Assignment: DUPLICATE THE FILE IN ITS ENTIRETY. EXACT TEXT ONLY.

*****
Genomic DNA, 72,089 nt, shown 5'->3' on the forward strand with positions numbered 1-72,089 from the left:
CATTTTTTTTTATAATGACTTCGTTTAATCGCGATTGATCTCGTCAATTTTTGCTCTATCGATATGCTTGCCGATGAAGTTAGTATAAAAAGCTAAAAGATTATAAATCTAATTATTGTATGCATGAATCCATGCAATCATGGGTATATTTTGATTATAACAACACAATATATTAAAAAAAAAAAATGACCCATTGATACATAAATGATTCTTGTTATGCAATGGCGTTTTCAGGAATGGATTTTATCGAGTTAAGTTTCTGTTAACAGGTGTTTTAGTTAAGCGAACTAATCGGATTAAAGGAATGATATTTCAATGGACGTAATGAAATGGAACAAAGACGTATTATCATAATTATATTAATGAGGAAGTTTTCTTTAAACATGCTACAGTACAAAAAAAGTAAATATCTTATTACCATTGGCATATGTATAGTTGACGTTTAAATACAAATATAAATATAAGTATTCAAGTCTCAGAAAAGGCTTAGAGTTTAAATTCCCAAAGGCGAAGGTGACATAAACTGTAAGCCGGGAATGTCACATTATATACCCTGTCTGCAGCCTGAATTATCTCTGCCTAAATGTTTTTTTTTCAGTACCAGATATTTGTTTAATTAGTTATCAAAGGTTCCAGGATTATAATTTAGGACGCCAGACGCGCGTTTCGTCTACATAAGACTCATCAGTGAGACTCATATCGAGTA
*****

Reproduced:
Genomic DNA, 72,089 nt, shown 5'->3' on the forward strand with positions numbered 1-72,089 from the left:
CATTTTTTTTTATAATGACTTCGTTTAATCGCGATTGATCTCGTCAATTTTTGCTCTATCGATATGCTTGCCGATGAAGTTAGTATAAAAAGCTAAAAGATTATAAATCTAATTATTGTATGCATGAATCCATGCAATCATGGGTATATTTTGATTATAACAACACAATATATTAAAAAAAAAAAATGACCCATTGATACATAAATGATTCTTGTTATGCAATGGCGTTTTCAGGAATGGATTTTATCGAGTTAAGTTTCTGTTAACAGGTGTTTTAGTTAAGCGAACTAATCGGATTAAAGGAATGATATTTCAATGGACGTAATGAAATGGAACAAAGACGTATTATCATAATTATATTAATGAGGAAGTTTTCTTTAAACATGCTACAGTACAAAAAAAGTAAATATCTTATTACCATTGGCATATGTATAGTTGACGTTTAAATACAAATATAAATATAAGTATTCAAGTCTCAGAAAAGGCTTAGAGTTTAAATTCCCAAAGGCGAAGGTGACATAAACTGTAAGCCGGGAATGTCACATTATATACCCTGTCTGCAGCCTGAATTATCTCTGCCTAAATGTTTTTTTTTCAGTACCAGATATTTGTTTAATTAGTTATCAAAGGTTCCAGGATTATAATTTAGGACGCCAGACGCGCGTTTCGTCTACATAAGACTCATCAGTGAGACTCATATCGAGTA